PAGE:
Alyssa Ney, Associate Professor of Philosophy, UC Davis


Office              2283 Social Sciences and Humanities

Email               aney@ucdavis.edu

Office Hours    by appointment (on sabbatical leave 2016-17)


Research Areas

Metaphysics, Philosophy of Physics, Philosophy of Mind

Biography


I am Associate Professor of Philosophy at the University of California, Davis, where I have taught since July 2015. Prior to that, I taught at the University of Rochester for ten years. I received my MA and Ph.D in Philosophy from Brown University and my BS in Physics and Philosophy from Tulane University. 

My research examines what our best fundamental physical theories can tell us about the world. Much of my work is concerned with clarifying and defending physicalism. I argue that physicalism is best understood as an attitude one takes to approaching issues of fundamental metaphysics, a commitment to endorsing the entailments of our best, current physical theories. Some of my more recent work also explores what is the best empirical case that can be made for physicalism.

I have also been engaged with the interpretation of quantum theories. In a series of articles, I explore and defend the view that quantum entanglement may suggest that the world we inhabit is not fundamentally constituted by a collection of objects in three-dimensional space, but rather a field spread out in a much-higher-dimensional space. It is too early yet to decide whether this picture, originally defended by David Albert, is correct as a fundamental metaphysical description of the world. Most importantly, it remains to be seen what this picture will look like when extended to the relativistic domain. But it is clear that quantum theory forces us to substantially revise our fundamental picture of the world and this is an exciting option worth exploring.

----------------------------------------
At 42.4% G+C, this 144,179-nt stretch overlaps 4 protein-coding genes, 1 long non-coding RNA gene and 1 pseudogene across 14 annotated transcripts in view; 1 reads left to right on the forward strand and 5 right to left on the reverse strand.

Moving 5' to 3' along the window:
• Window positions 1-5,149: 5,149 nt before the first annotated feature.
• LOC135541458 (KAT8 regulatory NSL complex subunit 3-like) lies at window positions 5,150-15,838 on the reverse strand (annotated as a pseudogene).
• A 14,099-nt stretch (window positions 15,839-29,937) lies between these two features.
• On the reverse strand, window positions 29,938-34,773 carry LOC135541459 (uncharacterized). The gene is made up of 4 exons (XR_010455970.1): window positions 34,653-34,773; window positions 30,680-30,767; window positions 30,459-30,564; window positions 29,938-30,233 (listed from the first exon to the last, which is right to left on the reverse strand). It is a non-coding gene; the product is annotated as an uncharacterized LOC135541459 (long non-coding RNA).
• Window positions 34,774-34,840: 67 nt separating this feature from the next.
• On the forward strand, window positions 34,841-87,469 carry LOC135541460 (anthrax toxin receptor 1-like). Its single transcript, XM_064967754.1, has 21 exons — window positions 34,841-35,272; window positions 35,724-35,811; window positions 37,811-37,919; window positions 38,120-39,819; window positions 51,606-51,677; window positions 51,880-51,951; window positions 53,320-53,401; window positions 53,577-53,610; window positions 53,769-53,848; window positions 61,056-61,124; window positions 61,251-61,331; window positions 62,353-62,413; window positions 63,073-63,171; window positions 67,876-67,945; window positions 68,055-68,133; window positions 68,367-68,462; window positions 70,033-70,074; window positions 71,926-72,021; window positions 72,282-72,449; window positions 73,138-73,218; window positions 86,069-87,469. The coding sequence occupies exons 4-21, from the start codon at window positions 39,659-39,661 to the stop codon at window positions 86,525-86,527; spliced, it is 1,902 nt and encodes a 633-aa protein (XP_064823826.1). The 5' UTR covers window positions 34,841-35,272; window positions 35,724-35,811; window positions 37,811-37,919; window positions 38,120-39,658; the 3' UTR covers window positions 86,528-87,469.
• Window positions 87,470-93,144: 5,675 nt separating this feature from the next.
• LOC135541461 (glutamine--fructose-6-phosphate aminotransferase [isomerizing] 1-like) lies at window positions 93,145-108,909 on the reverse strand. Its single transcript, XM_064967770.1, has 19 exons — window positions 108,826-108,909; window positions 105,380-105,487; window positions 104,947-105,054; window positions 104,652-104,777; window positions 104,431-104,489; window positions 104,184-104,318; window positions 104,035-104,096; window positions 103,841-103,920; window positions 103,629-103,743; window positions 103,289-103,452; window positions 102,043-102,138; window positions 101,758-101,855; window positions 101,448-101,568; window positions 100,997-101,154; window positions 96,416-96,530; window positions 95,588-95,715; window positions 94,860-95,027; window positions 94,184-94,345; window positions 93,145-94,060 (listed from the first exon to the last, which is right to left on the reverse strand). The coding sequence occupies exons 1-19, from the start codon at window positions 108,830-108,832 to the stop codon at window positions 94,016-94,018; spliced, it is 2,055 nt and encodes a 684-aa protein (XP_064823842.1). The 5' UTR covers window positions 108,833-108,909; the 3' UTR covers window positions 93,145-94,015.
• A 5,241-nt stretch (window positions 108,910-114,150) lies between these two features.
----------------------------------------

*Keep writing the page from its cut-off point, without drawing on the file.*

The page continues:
In my work, I also explore how to fit facts about the mind and consciousness into the picture presented to us by our best physical theories. I defend a staunch reductionism about mental phenomena, however argue that this leaves open a number of interesting metaphysical questions. Lately, I have been especially interested in the correct ontological classification of mental disorders.



News

This year, I am on sabbatical pursuing work for the project Conceptual Analysis of Quantum Theories: Developing a Realistic Interpretation of the Wave Function funded by the National Science Foundation. You can read more about this project here.

With financial support from the Davis Humanities Institute, I am now directing a Research Cluster on the Philosophy and Physics of Space-time which is bringing faculty and students from the Departments of Philosophy and Physics into conversation on topics of mutual research interest. Our first DHI-sponsored event was held Friday, October 7 as we hosted Craig Callender of UCSD. Professor Callender delivered a talk on the status of time in theories of quantum gravity.


Publications


Books

Articles


Upcoming Talks

  • Jowett Society, Oxford University, February 2017
  • Metaphysics of Entanglement Group, Oxford University, February 2017
  • Philosophy Colloquium, University of Mississippi, February 2017
  • Philosophy Colloquium, Mississippi State University, February 2017
  • Inland Northwest Philosophy Conference, Sun Valley, March 2017
  • Logic and Philosophy of Science Colloquium, UC Irvine, April 2017
  • Boston Colloquium in Philosophy of Science, April 2017
  • Metro-Area Philosophy of Science Group, Columbia, May 2017
  • SWIP-Analytic Talk, CUNY, May 2017
  • Identity, Indistinguishability, and Non-locality in Quantum Physics Workshop, Buenos Aires, June 2017

The Wave Function
Metaphysics: An Introduction